The Bose X has proven to be rock solid, comfortable and works great. The Lightspeed Zulu is also well made, comfortable, has better NR, the Bluetooth works well, (although there are perhaps too many cables involved if you want to also hook up your iPod for music). The Control module design and controls do not inspire great confidence in their longevity, but so far have worked well. The Bose A20 has better NR than the X, and I would say that it is roughly on a par with the LSZulu, so I would say they are even there.
The A20 control module, however, is even more "plasticy" and fragile than the LSZulu, and indeed the Bluetooth volume adjustment knob, just fell off or broke off during normal use after about 4 flights. The Bluetooth electronics also just quit working at all, at the same point.
I called Bose and they agreed to replace the unit, but by the time the RMA arrived, they had none left to ship me, and it is now going to be weeks and perhaps over a month before they can replace the unit. First let me say that I am a good, and frequent purchaser of Bose audio products, and this is the first time I have had one fail in 10 years of Bose purchases. This experienced reliability is why I purchased their new headset instead of another LSZulu. Features and NR performance, being equal, I chose Bose. Now, I am very disappointed, and given the nature and timing of the failure, I have to say this issue should not have happened with their new $1000+ headset, and feels like a too early release of a new product, due perhaps to arrogance and greed on the part of Bose, in releasing a less than perfect new product in order to get it to market quickly. This almost immediate failure and the questionable product design, make me believe they rushed the A20 to market before it was fully tested in order to compete with the LSZulu, which offered better NR performance, desirable, up to date additional features the Bose X did not, and was clearly taking market share away from Bose in the professional market. I suspect they did not adequately test the sub components, materials and product design of their unit to make sure it was rock solid like the X is.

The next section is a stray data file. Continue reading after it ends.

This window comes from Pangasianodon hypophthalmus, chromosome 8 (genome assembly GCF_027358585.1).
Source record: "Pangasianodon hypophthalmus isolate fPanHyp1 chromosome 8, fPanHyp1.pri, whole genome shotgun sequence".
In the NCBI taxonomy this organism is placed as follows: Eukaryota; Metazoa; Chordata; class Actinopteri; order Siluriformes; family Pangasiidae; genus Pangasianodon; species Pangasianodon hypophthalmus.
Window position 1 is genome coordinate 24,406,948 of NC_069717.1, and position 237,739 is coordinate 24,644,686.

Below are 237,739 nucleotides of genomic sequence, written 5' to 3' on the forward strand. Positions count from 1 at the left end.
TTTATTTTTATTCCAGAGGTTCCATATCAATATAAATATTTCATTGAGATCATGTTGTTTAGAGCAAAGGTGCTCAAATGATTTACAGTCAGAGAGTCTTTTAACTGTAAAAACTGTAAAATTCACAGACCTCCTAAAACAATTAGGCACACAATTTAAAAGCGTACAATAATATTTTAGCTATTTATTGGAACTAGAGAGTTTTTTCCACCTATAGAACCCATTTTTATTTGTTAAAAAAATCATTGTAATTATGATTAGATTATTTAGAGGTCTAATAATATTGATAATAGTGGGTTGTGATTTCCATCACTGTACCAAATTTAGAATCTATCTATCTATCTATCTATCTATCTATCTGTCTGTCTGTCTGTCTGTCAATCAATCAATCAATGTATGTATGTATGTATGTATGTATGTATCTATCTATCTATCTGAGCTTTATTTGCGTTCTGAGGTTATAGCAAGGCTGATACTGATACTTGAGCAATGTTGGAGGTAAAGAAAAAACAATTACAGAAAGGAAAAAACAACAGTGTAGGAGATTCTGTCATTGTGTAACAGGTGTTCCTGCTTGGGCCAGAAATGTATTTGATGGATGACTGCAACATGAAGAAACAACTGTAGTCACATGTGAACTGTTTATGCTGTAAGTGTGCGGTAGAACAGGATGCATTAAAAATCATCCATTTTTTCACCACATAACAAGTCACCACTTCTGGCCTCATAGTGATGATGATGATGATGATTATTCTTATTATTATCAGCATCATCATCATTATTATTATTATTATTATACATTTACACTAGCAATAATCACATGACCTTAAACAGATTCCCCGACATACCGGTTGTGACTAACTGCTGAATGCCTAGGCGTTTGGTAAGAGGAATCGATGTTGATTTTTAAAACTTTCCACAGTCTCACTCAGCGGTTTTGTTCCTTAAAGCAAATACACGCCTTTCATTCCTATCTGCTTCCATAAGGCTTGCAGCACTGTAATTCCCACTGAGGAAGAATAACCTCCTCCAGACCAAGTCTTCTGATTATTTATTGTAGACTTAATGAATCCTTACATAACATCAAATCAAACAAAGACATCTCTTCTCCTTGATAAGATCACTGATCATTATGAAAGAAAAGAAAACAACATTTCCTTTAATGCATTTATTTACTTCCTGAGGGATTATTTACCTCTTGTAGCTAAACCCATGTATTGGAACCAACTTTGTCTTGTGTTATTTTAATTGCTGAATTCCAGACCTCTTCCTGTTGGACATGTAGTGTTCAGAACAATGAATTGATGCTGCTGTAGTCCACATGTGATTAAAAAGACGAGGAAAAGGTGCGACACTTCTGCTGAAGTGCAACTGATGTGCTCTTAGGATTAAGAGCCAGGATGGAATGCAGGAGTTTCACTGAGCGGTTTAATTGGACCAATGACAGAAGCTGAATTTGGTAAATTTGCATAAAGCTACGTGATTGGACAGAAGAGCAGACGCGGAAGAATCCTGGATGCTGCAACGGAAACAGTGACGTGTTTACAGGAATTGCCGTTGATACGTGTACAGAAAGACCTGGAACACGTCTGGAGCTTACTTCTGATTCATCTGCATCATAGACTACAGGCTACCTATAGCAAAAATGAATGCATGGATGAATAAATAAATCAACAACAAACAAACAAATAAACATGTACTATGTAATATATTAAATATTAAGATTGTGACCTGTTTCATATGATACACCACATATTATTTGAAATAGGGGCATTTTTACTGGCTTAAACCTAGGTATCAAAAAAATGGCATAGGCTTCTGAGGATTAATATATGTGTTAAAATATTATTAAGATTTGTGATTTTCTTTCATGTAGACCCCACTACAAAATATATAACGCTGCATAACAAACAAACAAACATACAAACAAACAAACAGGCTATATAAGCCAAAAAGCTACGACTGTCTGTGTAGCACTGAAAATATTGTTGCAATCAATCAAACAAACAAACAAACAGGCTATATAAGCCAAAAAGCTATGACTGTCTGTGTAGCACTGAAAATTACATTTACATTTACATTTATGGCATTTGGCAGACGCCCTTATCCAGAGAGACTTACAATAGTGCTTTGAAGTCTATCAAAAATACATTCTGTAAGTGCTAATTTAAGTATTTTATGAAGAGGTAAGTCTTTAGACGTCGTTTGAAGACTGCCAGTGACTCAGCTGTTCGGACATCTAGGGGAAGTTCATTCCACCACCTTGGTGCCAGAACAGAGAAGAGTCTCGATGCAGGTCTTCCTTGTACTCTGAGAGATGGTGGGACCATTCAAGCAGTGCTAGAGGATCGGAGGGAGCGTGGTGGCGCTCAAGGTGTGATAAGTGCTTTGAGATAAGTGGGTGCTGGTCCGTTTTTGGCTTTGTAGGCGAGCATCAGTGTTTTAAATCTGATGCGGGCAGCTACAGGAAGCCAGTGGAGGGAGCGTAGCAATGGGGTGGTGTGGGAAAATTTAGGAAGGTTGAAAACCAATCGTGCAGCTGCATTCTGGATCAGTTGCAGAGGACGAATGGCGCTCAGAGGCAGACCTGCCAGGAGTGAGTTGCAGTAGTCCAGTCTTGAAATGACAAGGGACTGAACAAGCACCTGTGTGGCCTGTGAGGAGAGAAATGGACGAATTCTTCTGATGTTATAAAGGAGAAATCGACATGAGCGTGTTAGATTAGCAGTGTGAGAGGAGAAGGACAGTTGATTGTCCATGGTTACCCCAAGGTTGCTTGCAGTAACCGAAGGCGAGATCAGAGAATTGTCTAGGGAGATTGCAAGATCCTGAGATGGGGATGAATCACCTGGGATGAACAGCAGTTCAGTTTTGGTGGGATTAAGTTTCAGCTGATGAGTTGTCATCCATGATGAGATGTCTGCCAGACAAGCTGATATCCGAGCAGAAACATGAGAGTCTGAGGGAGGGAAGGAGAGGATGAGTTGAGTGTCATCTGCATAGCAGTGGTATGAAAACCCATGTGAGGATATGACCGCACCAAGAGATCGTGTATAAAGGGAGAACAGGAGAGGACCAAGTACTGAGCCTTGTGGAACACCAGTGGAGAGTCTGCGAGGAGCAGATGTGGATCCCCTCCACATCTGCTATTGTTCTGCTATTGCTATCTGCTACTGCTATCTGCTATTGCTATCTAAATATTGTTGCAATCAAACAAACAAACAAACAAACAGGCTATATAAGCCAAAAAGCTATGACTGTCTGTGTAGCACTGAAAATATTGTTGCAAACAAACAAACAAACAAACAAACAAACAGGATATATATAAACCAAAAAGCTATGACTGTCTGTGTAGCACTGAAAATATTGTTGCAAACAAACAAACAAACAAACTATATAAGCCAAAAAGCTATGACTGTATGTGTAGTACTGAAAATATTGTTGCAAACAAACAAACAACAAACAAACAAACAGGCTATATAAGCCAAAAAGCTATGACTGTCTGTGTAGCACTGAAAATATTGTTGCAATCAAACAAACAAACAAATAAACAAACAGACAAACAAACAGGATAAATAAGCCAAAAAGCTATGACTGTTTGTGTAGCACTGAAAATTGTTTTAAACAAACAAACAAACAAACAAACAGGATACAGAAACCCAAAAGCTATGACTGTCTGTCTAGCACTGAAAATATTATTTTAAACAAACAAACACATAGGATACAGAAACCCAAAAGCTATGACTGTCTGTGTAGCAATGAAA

My conclusion is that it is potentially a good unit, and can undoubtedly be reconfigured to provide good service, but they may have to adjust some materials and 'chips' to make it right if there prove to be reliability, strength or product design issues with the product, as I suspect based on my experience. Bose is a strong company, and can, and I believe will, fix any flaws in their new design, and make it right for their trusting customers, but it is annoying and expensive to be caught in what looks to me like a "beta test" situation with a new product, and a rush to meet sales quotas instead of retaining an adequate supply of units for field failure replacements. When I spend over a thousand dollars for an aviation headset, I expect "perfect" and "well tested" and excellent Quality Control. Clearly, this did not happen this time.